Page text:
- Maersk’s volume declined 3.6% YoY in Q3 as all its trade lanes — except for vessels heading to North America — experienced a downturn in traffic, the carrier announced in its earnings report this week.
- The existing demand on the lanes into North America did allow Maersk to increase rates by an average of 4.4% YoY across its network.
- “Despite the fact that we are still in the middle of the pandemic with continued high uncertainties, we have seen a strong recovery in demand within transportation and logistics, which has led to equipment shortages, both containers and vessels at selected trades, which has been a supporting factor in the freight rates in the short term,” CEO Søren Skou said on the earnings call.
Maersk’s earnings highlight the unequal recovery taking place across the global economy. Some shippers have left the market, leading to lower volumes, but high demand heading into North America has made it hard for shippers to find space and more expensive when they can.
“We do indeed expect freight rates in the contracts to go up when we go to the contracting season over the next couple of months,” Skou said in response to an analyst question.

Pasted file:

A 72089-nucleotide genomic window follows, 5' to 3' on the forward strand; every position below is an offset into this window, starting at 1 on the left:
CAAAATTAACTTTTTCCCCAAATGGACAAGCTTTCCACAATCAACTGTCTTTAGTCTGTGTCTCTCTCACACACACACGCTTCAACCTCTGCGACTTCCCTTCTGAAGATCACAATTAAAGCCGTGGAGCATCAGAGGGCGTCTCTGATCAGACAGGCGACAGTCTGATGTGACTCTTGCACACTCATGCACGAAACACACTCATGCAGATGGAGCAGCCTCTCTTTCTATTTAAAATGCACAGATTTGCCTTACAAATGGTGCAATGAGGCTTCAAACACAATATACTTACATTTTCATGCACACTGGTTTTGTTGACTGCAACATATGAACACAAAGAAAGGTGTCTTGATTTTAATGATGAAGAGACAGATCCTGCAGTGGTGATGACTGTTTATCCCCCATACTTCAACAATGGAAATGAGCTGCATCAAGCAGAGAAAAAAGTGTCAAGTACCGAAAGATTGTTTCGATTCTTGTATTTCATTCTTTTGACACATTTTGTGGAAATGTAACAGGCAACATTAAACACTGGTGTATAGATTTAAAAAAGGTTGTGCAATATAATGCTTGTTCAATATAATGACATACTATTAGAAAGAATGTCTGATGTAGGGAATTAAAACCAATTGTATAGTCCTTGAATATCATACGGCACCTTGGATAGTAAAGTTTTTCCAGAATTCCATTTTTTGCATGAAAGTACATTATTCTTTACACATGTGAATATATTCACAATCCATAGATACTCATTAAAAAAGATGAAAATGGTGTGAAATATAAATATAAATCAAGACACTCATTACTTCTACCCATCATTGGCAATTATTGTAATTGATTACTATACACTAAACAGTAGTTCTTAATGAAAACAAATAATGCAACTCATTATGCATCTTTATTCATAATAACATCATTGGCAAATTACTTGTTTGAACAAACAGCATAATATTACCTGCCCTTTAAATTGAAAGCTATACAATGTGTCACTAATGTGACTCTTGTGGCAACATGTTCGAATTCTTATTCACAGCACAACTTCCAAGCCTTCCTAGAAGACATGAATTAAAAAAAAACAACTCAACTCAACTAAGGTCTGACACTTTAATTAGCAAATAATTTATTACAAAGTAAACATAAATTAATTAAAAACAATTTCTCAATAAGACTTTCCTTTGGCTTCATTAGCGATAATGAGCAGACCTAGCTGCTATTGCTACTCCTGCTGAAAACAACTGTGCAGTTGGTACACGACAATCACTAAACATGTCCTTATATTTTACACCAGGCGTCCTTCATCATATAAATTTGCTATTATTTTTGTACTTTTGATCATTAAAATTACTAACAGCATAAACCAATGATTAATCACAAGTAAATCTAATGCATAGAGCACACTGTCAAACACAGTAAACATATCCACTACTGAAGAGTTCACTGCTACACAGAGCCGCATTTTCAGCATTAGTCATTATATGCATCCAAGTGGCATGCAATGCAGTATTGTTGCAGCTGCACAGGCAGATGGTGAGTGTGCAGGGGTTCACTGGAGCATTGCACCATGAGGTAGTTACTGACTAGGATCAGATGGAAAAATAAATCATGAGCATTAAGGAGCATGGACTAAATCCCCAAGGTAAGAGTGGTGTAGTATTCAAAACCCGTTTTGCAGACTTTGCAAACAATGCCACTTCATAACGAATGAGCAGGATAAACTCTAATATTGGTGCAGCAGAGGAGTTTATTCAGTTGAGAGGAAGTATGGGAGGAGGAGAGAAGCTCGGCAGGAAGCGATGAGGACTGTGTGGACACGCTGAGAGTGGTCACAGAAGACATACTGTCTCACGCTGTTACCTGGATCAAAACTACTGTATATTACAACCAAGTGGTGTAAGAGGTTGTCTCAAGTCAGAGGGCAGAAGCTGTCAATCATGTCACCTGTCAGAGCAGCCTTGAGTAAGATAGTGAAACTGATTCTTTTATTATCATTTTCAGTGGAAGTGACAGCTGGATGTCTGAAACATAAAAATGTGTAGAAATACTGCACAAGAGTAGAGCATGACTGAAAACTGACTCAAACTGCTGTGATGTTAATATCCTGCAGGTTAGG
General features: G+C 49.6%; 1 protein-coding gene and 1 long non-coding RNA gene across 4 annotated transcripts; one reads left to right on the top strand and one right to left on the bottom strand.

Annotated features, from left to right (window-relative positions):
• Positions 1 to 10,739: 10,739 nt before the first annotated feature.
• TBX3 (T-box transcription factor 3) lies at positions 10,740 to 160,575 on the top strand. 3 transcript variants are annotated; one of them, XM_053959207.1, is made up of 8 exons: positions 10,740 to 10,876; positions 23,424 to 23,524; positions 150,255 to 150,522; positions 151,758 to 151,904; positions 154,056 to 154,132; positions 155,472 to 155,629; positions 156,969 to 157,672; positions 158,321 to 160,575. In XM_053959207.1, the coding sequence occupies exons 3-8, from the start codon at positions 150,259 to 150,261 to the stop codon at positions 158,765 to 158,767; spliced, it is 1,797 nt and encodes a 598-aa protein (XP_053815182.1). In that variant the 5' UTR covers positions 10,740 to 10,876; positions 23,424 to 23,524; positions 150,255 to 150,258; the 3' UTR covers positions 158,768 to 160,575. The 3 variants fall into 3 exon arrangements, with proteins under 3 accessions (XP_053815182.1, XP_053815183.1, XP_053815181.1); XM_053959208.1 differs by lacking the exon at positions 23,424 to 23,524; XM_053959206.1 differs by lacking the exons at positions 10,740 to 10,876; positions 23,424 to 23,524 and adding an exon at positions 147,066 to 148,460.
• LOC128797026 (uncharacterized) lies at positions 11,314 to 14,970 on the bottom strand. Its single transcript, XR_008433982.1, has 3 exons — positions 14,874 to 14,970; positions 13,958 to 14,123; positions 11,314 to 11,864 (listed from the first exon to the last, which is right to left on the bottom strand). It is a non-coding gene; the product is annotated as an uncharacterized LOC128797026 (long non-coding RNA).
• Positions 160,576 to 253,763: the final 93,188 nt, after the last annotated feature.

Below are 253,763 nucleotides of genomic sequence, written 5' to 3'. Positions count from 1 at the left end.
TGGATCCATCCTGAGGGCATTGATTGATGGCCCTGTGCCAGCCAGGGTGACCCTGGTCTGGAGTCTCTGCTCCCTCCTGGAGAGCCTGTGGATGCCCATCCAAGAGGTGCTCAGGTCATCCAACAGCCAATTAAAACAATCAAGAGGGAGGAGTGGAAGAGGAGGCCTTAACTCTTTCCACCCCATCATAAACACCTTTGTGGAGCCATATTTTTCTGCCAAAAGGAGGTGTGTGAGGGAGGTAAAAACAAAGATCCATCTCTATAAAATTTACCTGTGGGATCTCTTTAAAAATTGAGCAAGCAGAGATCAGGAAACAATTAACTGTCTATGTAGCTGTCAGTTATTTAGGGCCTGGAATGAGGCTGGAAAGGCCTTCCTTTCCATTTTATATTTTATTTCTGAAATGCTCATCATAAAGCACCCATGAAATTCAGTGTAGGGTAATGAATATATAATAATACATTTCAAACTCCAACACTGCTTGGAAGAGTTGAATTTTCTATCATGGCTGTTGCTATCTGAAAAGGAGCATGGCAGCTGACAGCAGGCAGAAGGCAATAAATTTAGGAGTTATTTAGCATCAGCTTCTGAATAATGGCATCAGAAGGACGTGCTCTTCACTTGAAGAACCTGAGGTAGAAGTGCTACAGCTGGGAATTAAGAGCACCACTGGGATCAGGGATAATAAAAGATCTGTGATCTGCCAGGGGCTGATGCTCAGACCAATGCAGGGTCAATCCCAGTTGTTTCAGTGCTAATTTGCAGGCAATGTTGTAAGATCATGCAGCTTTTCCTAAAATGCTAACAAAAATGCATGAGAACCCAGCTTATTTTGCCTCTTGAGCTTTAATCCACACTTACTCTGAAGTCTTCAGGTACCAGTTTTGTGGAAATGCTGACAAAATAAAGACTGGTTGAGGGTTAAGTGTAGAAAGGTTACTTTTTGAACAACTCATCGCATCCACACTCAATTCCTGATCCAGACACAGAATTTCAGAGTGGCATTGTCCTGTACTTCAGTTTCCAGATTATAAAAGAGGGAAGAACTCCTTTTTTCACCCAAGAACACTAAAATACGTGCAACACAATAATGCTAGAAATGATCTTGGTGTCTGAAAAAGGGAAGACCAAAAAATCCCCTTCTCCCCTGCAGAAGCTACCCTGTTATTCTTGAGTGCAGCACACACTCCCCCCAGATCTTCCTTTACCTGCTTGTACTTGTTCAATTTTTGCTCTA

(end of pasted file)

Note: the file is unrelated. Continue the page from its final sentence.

The carrier noted that volume recovered “significantly” compared to Q2, but this was “very uneven across different geographies,” it noted in its Q3 report.
It specifically noted high volumes in the East-West trade lanes out of Asia. This high volume is expected to continue for the foreseeable future. The three-week volume forecast for the Port of Los Angeles shows imports up more than 40% through weeks 47 and 48, and up 20% for week 49.
The shifting demand patterns throughout the pandemic has led Maersk to change capacity throughout the year.
“Going into the third quarter, we have carefully matched capacity deployment to demand to the best of our ability,” Maersk CFO Patrick Jany said on the company’s earnings call.
By the end of Q3, “very few vessels were idled” as a result of the demand uptick, according to the quarterly report. Executives said there aren’t plans right now to expand capacity beyond current deployment.
Contracts for shippers are expected to increase without plans to expand capacity, which Skou confirmed.
The carrier did note that the demand swings resulted in “a decrease in reliability.” It didn’t expand on this, but recent figures from Sea-Intelligence show that all carriers have struggled with schedule reliability in recent months. Global schedule reliability across carriers dropped to 65% in Q3 and Maersk preformed slightly better at 71%, according to Sea-Intelligence.